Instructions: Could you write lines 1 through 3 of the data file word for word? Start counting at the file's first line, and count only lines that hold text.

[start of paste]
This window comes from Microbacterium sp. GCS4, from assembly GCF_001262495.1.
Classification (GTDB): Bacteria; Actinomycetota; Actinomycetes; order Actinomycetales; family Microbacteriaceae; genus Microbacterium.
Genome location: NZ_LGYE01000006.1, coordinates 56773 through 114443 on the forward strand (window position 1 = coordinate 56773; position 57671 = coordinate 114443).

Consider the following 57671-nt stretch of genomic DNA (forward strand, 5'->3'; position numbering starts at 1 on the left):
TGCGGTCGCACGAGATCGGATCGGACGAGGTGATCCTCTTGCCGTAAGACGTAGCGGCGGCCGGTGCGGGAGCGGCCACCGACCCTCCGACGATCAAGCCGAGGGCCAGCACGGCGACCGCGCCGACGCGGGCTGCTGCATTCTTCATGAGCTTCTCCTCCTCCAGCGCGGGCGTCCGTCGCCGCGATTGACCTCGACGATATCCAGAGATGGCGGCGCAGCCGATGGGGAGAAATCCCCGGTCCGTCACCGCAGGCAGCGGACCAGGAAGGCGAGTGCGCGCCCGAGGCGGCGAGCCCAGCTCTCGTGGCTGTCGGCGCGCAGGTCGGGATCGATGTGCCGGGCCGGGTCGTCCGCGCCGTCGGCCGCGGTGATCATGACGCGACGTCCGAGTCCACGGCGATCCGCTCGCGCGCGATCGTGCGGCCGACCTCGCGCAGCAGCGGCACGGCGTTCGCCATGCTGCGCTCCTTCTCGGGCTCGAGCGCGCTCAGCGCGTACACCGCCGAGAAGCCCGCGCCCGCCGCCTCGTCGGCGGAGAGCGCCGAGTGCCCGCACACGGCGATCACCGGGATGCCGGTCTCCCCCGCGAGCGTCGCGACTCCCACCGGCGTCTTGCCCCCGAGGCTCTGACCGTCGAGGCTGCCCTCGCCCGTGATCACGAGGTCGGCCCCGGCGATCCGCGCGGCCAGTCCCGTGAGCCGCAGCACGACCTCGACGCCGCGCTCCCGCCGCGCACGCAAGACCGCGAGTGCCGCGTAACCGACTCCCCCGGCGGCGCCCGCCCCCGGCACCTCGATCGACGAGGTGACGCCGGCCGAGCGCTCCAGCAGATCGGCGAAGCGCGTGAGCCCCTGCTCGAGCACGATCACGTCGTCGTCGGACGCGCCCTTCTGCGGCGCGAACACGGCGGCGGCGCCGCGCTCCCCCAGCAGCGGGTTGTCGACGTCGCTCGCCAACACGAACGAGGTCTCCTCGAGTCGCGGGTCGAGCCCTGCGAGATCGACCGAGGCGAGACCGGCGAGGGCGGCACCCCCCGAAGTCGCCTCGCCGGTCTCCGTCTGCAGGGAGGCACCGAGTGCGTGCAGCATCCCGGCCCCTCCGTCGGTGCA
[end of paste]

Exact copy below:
This window comes from Microbacterium sp. GCS4, from assembly GCF_001262495.1.
Classification (GTDB): Bacteria; Actinomycetota; Actinomycetes; order Actinomycetales; family Microbacteriaceae; genus Microbacterium.
Genome location: NZ_LGYE01000006.1, coordinates 56773 through 114443 on the forward strand (window position 1 = coordinate 56773; position 57671 = coordinate 114443).